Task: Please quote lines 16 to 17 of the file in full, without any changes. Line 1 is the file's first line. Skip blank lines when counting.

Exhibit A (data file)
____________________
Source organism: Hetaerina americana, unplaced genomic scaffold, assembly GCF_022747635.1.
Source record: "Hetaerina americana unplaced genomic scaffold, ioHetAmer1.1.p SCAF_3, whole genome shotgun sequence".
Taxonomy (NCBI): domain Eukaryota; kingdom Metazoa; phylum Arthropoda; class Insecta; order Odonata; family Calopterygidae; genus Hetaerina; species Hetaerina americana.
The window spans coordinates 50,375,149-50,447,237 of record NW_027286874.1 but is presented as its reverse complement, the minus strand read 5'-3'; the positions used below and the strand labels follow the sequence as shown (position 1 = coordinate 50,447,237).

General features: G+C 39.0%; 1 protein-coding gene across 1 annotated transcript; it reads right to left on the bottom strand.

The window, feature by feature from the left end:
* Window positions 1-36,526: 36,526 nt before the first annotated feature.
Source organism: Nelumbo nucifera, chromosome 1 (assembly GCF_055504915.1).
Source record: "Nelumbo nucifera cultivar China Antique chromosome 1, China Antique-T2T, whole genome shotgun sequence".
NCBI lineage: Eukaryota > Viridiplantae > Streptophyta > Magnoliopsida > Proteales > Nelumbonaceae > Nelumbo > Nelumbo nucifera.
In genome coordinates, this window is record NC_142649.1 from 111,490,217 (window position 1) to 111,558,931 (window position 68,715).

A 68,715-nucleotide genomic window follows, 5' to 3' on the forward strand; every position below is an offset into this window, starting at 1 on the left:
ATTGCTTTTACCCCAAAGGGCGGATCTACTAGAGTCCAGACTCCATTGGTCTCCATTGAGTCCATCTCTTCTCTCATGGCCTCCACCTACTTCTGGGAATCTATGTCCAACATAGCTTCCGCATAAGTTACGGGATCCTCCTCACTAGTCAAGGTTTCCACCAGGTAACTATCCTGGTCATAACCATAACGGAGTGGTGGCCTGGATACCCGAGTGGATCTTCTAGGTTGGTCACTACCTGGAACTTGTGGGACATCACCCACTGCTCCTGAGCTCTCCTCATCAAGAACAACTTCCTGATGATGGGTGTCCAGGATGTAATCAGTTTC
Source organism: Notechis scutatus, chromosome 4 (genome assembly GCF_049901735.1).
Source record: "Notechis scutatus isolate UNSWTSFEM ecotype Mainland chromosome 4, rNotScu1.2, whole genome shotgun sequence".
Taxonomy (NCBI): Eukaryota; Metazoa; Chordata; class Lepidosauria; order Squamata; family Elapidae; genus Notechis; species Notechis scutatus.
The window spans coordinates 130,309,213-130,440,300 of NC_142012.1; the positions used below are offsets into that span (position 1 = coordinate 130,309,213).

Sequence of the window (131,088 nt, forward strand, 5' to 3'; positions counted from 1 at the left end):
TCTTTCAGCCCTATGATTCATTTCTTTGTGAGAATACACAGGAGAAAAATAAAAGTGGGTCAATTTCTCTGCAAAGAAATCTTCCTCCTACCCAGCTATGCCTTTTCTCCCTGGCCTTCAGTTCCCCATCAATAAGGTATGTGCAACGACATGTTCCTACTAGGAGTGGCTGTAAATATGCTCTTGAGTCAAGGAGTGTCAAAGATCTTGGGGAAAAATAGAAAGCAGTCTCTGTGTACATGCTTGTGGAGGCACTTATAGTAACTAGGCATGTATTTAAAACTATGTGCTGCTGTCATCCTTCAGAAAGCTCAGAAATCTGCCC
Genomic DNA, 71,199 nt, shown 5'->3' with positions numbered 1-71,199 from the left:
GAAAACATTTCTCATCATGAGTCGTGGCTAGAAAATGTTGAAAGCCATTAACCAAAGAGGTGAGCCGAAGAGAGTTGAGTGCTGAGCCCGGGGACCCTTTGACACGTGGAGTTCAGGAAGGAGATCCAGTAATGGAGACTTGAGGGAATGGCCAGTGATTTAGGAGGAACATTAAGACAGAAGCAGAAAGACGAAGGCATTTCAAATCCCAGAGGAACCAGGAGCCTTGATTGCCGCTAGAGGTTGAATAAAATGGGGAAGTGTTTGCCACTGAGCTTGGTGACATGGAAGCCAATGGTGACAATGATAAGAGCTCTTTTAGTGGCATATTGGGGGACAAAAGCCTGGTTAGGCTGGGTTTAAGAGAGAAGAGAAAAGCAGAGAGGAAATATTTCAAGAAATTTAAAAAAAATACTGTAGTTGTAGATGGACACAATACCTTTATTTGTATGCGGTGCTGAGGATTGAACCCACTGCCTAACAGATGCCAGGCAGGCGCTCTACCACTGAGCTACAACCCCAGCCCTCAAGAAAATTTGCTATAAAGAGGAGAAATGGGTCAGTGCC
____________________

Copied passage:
Taxonomy (NCBI): Eukaryota; Metazoa; Chordata; class Lepidosauria; order Squamata; family Elapidae; genus Notechis; species Notechis scutatus.
The window spans coordinates 130,309,213-130,440,300 of NC_142012.1; the positions used below are offsets into that span (position 1 = coordinate 130,309,213).